I was deathly afraid of the dentist growing up.
The nauseating smell that hits when you enter the building, the hair-raising sound of drilling and pulling, the tastes and pain. In fact, the dentist office is still the one place I dread most in the world. I often joke that I’d choose to visit the OB-GYN over the dentist any day, and I like to say that nothing reveals my personal brokenness quite like a trip to the dentist.
But at least as a kid there was a light at the end of the tunnel- a dig through the treasure chest on the way out of the office.
I can still see myself on my hands and knees, digging through that treasure chest determined to find a prize that was worth all the terror that my little heart had just experienced- something to take away the pain and dull the nasty taste in my mouth. If I found a treasure that met all my expectations, my heart would be happy- forgetting the trauma that I had just endured.
Much like 6-year-old Kelsee leaving her dental check-up, many of us are digging for treasure- searching for a prize that might satisfy. You can tell a lot about a person by what they consider gold. And jealousy, if we pause long enough to notice, can be an indicator of what kind of prize our hearts really treasure.
In Matthew 6:21, Jesus says, “For where your treasure is, there your heart will be also.”
Enter a late night scroll through Instagram: A few weeks ago, a wave of envy hit me as I observed a girlfriend’s success. Once I recognized the unhealthy thoughts I was having, that jealousy began to alert my heart. Like a metal detector on a beach, this jealousy revealed something buried underneath the surface of what appeared to be just another dose of comparison. My jealousy was an indicator of what I was treasuring in life.
In that moment, I was treasuring worldly success- approval of man- self-sufficiency – and self-praise. I felt as though my worth as a person came from what I accomplished on this earth. I longed for others to give me approval. I wanted to be able to create my own sense of significance. I wanted to feel proud of myself. These were my treasures.
The treasure chest of my heart was full of myself, man, and this temporary world. Yet these treasures left me ultimately feeling empty.
Maybe you’ve experience this full-emptiness too….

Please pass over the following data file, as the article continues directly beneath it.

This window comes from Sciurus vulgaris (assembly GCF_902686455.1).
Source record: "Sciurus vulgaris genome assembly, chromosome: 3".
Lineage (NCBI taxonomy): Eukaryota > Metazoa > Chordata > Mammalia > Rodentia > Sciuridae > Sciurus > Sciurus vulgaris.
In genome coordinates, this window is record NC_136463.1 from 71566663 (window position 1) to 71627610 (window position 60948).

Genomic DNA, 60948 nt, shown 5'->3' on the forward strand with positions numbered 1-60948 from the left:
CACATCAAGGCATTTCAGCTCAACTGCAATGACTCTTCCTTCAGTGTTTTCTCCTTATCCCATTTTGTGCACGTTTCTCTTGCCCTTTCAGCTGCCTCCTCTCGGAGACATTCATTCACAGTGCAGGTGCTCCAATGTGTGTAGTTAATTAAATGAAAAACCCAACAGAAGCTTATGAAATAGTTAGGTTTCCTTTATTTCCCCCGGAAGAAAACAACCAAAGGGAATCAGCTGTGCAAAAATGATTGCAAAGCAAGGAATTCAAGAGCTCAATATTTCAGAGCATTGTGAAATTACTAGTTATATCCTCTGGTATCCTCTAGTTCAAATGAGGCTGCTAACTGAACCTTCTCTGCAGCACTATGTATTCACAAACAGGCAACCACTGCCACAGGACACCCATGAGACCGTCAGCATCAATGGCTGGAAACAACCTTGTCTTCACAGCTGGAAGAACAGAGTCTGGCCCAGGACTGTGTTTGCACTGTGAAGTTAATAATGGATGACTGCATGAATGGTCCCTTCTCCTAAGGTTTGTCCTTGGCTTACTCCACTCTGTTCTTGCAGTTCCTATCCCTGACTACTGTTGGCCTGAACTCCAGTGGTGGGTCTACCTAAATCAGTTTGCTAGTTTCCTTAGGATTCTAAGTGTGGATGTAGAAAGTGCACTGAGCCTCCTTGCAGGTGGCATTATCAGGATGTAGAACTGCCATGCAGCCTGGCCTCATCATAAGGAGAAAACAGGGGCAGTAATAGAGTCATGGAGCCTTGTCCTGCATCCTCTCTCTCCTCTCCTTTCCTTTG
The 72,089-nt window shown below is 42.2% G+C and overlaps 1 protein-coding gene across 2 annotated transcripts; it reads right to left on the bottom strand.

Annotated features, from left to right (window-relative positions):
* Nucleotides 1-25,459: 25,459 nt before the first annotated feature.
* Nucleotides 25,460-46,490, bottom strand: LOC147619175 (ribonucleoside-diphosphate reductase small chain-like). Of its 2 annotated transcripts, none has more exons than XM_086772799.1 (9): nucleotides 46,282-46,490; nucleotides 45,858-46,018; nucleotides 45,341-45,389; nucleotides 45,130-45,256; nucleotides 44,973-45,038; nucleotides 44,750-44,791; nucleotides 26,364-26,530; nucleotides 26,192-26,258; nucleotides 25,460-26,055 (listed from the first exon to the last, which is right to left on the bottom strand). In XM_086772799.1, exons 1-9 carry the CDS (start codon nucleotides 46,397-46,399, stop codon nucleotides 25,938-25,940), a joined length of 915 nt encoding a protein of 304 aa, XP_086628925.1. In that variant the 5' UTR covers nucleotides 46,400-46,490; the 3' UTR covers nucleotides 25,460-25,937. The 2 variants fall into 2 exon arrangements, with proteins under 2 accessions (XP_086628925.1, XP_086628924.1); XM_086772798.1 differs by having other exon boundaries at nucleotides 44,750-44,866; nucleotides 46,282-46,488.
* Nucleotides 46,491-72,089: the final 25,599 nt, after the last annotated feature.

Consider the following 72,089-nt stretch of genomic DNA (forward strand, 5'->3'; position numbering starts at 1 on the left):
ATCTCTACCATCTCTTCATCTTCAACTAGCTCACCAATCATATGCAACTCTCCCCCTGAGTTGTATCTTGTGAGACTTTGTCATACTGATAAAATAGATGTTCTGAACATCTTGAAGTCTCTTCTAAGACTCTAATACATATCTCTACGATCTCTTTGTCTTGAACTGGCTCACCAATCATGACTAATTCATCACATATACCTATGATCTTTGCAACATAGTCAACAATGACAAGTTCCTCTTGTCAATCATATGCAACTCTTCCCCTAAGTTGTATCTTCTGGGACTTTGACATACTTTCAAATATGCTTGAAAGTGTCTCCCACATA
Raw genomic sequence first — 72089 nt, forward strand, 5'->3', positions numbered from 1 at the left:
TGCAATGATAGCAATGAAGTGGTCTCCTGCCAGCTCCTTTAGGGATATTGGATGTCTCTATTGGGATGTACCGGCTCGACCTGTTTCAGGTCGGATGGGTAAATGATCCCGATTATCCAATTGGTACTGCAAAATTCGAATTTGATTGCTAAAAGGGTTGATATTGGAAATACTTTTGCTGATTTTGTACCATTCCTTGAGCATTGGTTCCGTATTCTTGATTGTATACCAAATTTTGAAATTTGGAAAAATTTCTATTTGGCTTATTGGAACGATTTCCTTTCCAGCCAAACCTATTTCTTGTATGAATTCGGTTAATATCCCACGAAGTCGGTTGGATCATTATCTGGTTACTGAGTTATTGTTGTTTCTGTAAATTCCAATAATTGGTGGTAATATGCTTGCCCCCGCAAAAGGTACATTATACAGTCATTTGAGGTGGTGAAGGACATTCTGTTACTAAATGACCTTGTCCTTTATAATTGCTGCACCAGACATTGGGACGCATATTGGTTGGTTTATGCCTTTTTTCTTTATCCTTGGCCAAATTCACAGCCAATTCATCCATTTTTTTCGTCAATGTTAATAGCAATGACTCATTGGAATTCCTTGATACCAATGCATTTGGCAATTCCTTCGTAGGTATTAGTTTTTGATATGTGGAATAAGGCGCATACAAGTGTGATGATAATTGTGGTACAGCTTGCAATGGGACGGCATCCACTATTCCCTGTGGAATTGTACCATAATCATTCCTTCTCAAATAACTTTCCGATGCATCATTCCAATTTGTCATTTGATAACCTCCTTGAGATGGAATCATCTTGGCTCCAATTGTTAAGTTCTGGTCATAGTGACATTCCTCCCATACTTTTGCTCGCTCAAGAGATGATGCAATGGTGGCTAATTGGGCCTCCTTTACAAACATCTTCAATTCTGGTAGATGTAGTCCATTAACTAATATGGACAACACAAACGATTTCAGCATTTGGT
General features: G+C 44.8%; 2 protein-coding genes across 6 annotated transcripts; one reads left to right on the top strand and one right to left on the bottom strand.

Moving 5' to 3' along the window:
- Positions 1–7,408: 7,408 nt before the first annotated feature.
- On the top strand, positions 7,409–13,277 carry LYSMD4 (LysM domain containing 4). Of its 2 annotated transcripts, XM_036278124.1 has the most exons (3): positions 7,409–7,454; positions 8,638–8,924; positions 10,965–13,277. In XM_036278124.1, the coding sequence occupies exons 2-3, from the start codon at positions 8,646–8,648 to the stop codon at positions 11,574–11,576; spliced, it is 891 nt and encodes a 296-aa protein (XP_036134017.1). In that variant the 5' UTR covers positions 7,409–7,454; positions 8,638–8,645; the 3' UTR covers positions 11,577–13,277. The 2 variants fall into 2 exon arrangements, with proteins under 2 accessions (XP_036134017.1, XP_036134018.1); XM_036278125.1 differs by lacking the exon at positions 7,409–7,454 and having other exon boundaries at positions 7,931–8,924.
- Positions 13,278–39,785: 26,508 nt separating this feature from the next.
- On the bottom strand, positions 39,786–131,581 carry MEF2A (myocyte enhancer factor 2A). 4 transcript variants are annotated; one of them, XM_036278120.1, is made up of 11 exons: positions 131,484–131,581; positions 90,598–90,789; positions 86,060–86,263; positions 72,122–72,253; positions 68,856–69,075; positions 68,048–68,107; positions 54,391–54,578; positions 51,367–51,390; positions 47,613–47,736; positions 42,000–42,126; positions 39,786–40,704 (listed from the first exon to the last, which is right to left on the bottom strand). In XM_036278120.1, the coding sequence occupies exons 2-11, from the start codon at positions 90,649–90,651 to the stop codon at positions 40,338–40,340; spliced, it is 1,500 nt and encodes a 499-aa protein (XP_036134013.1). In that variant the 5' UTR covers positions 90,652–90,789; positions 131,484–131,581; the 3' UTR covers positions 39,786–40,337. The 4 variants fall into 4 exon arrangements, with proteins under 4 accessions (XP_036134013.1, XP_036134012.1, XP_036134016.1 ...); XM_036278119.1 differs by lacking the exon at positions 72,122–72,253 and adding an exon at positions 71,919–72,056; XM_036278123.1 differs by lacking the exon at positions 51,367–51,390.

- Jealousy of a relationship – treasuring the validation and acceptance of another human being to make you feel loved.
- Jealousy of another family’s work and financial life- treasuring the American Dream and this world as your home.
- Coveting another friends physique or personality – treasuring the status quo in order to find self-worth.
The list of potential treasures goes on, while the void grows darker and colder.
This emptiness is no surprise when we consider this warning from Jesus, “Do not store up for yourselves treasures on earth, where moths and vermin destroy, and where thieves break in and steal. But store up for yourselves treasures in heaven, where moths and vermin do not destroy, and where thieves do not break in and steal. For where your treasure is, there your heart will be also.” Matthew 6:19-21
Simply put, jealousy is an indicator that a heart is full of empty treasures that will pass away and never satisfy. But if our hearts are instead full of eternal treasures- treasures of heaven- we will experience the fullness of joy that jealousy cannot steal.
We must treasure peace, servanthood, sisterhood, self-control, holiness, and generosity, making Jesus our greatest treasure, and loving others more than we love ourselves. When these are our treasures, there is no room for the battle of competition and comparison. Jealousy will not penetrate, and resentment will not rust over.
But how do we do this? I don’t have all the answers- and this battle is still one that I’m learning how to fight, but I think there is a key question we can ask ourselves.
Like most of the cheap prizes I pulled from the dentist office treasure chest – a plastic frog, a super bouncy ball, play jewelry, a pencil – our worldly treasures break, lose their shine, get lost, and simply don’t last. In a moment of furry, I can pause and ask myself the same question I asked when carefully choosing my souvenir: Will this treasure last?
If my answer is no…If the treasure of that moment will not follow me into eternity, then I am prompted to redirect my heart to a new treasure. Through prayer and petition, the Holy Spirit will transform my heart with a longing for lasting treasure -treasure that will not break after a few uses or turn my finger green.
What kind of steps do you take to redirect your heart in a moment of jealousy? I would love to hear from you.
With Love & Freedom,